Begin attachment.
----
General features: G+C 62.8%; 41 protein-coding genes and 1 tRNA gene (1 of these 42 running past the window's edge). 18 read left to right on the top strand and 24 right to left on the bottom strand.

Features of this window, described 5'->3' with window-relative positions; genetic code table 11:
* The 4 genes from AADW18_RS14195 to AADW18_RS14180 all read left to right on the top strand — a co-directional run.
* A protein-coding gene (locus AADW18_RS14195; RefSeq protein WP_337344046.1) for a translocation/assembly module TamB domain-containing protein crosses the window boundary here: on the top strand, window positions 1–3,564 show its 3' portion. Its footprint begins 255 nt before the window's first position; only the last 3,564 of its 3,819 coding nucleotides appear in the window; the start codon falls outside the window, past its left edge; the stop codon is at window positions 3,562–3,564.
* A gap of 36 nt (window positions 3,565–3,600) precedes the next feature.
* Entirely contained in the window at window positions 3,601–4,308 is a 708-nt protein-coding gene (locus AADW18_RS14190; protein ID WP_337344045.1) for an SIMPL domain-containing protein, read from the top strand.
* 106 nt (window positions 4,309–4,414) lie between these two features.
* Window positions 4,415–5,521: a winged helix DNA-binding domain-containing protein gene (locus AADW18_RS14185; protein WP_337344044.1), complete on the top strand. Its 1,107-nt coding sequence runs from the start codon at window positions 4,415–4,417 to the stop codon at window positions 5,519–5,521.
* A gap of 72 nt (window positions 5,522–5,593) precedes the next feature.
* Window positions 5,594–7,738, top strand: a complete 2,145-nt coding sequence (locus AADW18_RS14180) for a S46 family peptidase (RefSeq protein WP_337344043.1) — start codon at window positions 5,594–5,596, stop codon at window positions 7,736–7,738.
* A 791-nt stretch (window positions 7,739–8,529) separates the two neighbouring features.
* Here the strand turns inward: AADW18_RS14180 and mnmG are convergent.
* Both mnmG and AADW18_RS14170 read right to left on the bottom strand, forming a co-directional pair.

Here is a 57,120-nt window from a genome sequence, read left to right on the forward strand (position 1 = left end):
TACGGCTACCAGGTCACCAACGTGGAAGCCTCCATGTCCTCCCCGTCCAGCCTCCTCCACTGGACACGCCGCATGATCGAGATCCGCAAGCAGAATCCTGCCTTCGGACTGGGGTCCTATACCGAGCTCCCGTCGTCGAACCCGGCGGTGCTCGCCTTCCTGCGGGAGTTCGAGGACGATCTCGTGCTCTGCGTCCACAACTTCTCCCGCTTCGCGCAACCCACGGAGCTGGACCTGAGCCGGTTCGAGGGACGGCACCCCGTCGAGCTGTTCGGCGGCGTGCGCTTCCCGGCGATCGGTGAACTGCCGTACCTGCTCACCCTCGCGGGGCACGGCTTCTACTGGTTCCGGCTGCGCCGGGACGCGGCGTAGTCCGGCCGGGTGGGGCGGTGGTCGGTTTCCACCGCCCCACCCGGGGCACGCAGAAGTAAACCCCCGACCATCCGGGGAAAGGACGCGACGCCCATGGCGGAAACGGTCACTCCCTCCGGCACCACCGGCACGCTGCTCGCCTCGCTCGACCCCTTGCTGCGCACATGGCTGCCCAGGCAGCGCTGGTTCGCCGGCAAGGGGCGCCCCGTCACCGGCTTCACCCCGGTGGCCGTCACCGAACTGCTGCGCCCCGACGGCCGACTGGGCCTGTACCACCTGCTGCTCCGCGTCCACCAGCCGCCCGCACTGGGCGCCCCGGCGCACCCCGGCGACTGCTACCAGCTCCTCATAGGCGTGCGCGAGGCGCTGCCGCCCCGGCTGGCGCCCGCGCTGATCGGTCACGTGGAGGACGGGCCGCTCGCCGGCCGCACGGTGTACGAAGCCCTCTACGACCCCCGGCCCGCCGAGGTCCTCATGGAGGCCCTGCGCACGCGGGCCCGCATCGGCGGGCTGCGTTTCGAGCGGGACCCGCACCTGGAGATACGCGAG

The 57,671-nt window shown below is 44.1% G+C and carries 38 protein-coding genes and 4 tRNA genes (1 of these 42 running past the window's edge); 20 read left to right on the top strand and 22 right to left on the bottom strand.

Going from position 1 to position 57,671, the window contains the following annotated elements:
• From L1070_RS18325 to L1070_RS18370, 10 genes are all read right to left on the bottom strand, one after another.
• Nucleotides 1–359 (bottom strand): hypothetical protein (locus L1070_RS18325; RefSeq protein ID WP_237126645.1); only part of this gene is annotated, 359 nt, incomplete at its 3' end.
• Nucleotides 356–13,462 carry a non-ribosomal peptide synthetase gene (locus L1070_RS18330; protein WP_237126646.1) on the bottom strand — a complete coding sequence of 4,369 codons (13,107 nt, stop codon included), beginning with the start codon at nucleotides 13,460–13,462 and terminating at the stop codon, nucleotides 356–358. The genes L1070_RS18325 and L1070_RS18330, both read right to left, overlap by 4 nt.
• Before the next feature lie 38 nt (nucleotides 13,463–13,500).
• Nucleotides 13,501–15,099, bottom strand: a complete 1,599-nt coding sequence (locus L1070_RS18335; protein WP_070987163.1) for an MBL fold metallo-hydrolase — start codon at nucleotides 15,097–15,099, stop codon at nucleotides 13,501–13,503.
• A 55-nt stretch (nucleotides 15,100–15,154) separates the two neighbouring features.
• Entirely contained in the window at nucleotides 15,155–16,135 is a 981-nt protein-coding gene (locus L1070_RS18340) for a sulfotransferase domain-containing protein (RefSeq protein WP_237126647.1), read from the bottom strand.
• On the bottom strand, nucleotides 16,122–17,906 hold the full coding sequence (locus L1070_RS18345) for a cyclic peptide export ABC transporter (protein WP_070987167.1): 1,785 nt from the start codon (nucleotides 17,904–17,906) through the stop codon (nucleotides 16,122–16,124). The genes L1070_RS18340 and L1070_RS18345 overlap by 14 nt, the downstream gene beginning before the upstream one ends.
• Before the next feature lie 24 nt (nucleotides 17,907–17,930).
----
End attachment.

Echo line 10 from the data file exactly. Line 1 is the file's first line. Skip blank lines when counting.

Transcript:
* Window positions 5,594–7,738, top strand: a complete 2,145-nt coding sequence (locus AADW18_RS14180) for a S46 family peptidase (RefSeq protein WP_337344043.1) — start codon at window positions 5,594–5,596, stop codon at window positions 7,736–7,738.